Thursday, April 21, 2011

Going Greek for Easter and Celebrating Earth Week in a Big Organic Way

I'm Giving Away a $520 Earth Dinner Package!

Greek Oregano in the Greenhouse - In My Kitchen Garden
Greek oregano going gangbusters in the greenhouse (the left side is shorter from harvesting).

Realization of the Day:
I think this just might be the Year of the Herbs in my garden.

The oregano, chives, lemon thyme, English thyme, sage, purple sage, and lemon balm are all doing great. My two little rosemary plants are a looking a little scrawny—no doubt due to my snipping them to within an inch of their life last fall in order to make just one more batch of White Bean Artichoke Dip with Rosemary, Romano, and Kalamata Olives—but I have high hopes for them. (You can read more about growing and using rosemary here.)

Fresh herbs from the garden are a low cost, low maintenance luxury. This time of year you can often find sturdy little herb seedlings for sale at nurseries and farmers' markets for about the price of those tiny packets of 'fresh' herbs at the supermarket. No garden space? No problem. Many herbs will thrive when grown in pots.

More below, including details on my biggest giveaway ever. . .

I've had this pot of Greek oregano for years, and all I do is water it, mulch it once or twice a year with sheep manure (which gives it a slow dose of organic fertilizer every time it's watered), and trim it back when it starts to flower. Whether it's overwintering in the greenhouse or soaking up sun out in the garden, I don't remember it ever being bothered by pests or disease. I should really divide it up and repot it, but in the meantime it appears to be quite happy.

One of my favorite ways to use fresh oregano is in this Slow Roasted Greek Style Leg of Lamb with Lemony Potatoes and Braised Swiss Chard (which is so easy to grow from seed, even in containers!). It's a simple yet elegant, one pan meal that would be perfect for Easter dinner, although I made it last Saturday 'just because.' The leftovers, if you have any, are really good.

More Farmgirl Fare recipes that call for fresh oregano:
Easy Homemade Italian Sausage (awesome on pizza—no casings required!)
Italian Beer Bread (scroll down for the Italian version)

You can read more about growing oregano and other herbs in my previous post, Perennial Herbs in Pots and Another Reason to Grow Your Own Greek Oregano.

Happy Earth Week! Even if you don't celebrate Easter, Earth Week is for everybody, and a perfect way to honor our amazing planet is by hosting or attending an Earth Dinner.

In honor of Earth Week, I'm giving away a $520 Organic Valley Earth Dinner Package to one Farmgirl Fare reader! You'll find all the details here. But hurry—the contest ends Friday, April 22nd at 8:00pm EST!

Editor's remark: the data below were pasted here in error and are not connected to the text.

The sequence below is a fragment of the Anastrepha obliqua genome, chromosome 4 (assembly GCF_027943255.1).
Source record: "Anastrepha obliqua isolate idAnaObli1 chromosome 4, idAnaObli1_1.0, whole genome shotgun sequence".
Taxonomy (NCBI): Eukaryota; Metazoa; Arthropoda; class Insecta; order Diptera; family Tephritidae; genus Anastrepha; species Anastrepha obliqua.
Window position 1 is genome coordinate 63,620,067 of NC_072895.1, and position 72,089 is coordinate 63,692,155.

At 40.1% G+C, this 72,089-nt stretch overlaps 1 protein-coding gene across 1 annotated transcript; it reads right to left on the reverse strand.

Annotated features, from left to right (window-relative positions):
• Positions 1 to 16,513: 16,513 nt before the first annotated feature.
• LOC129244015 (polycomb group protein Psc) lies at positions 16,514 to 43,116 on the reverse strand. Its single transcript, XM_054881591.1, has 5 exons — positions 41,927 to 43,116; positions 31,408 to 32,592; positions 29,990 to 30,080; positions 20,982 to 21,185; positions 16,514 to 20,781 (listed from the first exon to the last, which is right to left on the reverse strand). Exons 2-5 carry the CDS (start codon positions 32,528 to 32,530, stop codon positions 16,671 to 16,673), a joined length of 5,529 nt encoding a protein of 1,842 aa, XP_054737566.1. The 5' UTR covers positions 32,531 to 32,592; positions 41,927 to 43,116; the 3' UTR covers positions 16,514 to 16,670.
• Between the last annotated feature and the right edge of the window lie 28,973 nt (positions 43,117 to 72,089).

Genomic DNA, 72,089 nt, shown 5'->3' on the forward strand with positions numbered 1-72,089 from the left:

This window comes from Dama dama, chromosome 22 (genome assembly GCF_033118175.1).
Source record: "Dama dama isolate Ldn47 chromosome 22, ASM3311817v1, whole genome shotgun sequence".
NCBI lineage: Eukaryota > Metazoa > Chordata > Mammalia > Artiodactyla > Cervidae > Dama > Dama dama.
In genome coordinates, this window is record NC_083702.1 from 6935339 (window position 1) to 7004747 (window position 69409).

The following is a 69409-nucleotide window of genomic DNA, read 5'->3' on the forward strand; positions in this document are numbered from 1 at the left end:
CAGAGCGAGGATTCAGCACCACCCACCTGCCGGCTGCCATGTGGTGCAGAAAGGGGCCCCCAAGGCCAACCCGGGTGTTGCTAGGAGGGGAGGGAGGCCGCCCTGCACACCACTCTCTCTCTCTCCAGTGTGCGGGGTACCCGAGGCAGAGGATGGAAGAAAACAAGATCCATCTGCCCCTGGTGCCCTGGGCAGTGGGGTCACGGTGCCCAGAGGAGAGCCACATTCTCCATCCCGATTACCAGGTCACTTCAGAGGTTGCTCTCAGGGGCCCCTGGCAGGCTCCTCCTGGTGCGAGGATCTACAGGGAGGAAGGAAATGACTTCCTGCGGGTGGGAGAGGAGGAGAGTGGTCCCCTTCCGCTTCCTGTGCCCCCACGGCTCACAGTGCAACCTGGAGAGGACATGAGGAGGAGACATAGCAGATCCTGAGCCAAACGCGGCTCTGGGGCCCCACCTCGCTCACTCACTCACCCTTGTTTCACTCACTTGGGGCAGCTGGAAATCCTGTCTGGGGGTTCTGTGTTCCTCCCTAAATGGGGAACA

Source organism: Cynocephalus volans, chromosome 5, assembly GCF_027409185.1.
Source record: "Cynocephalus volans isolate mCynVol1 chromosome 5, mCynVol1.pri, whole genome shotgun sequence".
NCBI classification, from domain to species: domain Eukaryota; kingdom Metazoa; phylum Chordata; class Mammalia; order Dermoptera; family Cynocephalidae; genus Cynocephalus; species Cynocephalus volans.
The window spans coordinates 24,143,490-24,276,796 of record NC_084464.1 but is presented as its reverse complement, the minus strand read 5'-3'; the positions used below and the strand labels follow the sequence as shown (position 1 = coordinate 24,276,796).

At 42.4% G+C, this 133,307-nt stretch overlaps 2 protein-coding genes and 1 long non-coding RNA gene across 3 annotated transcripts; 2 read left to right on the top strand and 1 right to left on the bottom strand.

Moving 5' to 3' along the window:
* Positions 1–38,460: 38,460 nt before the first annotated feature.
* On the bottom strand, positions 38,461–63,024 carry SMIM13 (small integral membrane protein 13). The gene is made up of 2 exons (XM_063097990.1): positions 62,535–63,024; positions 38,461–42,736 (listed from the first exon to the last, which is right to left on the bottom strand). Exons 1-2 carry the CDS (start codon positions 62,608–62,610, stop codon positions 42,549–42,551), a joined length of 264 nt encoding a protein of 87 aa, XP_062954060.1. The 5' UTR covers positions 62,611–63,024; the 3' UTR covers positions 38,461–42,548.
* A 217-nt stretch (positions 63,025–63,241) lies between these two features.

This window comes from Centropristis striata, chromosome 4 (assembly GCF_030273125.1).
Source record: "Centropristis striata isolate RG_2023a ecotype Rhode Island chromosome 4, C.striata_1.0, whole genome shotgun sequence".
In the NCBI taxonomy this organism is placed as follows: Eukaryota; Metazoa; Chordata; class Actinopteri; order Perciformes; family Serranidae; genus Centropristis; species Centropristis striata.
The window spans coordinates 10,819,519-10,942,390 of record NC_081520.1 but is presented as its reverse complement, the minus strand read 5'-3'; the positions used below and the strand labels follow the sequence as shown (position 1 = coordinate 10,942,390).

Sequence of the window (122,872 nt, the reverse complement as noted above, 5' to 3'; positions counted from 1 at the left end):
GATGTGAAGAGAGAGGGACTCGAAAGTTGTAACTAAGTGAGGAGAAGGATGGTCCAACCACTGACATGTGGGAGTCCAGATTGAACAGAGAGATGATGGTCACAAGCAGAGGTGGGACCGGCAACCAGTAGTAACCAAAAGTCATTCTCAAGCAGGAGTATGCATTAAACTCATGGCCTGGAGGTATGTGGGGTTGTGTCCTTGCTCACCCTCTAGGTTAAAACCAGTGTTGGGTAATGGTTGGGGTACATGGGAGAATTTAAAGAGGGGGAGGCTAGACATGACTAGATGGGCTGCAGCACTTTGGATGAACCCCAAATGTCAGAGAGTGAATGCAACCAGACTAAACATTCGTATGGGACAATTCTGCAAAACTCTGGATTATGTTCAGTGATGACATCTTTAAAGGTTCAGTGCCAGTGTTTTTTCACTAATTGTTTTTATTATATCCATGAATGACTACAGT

©, where one day it's 86 degrees, and the next morning there's frost on everything (after our official last frost date). The other day I was sweating in shorts, and last night we built a fire in the wood stove to take the chill off The Shack. Spring in Missouri is beautiful—and always full of challenging weather surprises!


  1. All your pics of Swiss Chard make my mouth water! Just beautiful:) My oregano didn't fare as well as yours certainly has, but I might try again - fresh herbs are certainly a luxury. Basil and cilantro are so much easier for me to grow than oregano though! (at least from seed).

  2. I'm currently getting ready to plant my garden, and I just have to say that your blog(s) are such an inspiration. I've learned so much from you! I hope my herbs do as well as yours.

  3. That's funny--rosemary seems to be the one plant we can't kill. Or control. Probably because I find it to be somewhat overpowering and don't really cook with it all that much.

  4. My oregano stays out year round. I have it in a raised bed. I've just discovered swiss chard. I'll late the the party, but on board now.

  5. I love the sounds of all the herbs! I'm just starting my garden, but I have parsley, oregano, basil, lavender, and cilantro already.

  6. Ohh why didn't I read this post on Friday!?! My husband and I are just starting to go organic and that would have been so helpful!!

    I've been trying to get some herbs started at our house this year. I've killed my rosemary in previous years and haven't gotten more. And I can never have enough fresh basil to eat with my fresh tomatoes and maybe a little fresh mozzarella!

  7. Yep - sounds like our oregano. Nutso that plant! Well, I guess the parsley, rosemary, lemon thyme and lavender are all doing the same things. Gotta love herbs, they just live on with or without you. Until, of course, I make that lamb recipe. I imagine that will be curtains for the oregano.

  8. What a lovely blog. Your pictures are great, and your tips very helpful. I am trying to grow and create as much as I can on my little suburban plot, and am writing about it at See if you like it!


March 2013 update: My apologies for the inconvenience - I know word verification is a pain - but I've had to turn it on to help stop the ridiculous number of anonymous spam comments I've been getting every day. Thanks for your understanding.

Welcome to! Thanks so much for taking the time to write. While I'm not always able to reply to every comment, I receive and enjoy reading them all.

Your feedback is greatly appreciated, and I especially love to hear about what's going on in your own garden. I know, too, that other readers also delight in reading about your garden successes, failures, helpful tips, and lessons learned. Feel free to leave comments on older posts!

I try my best to answer all questions, but sometimes it takes me a few days to get to them. And sometimes, I'm sorry to say, they fall through the cracks, and for that I sincerely apologize.

I look forward to hearing from you and hope you enjoy your visits to my kitchen garden!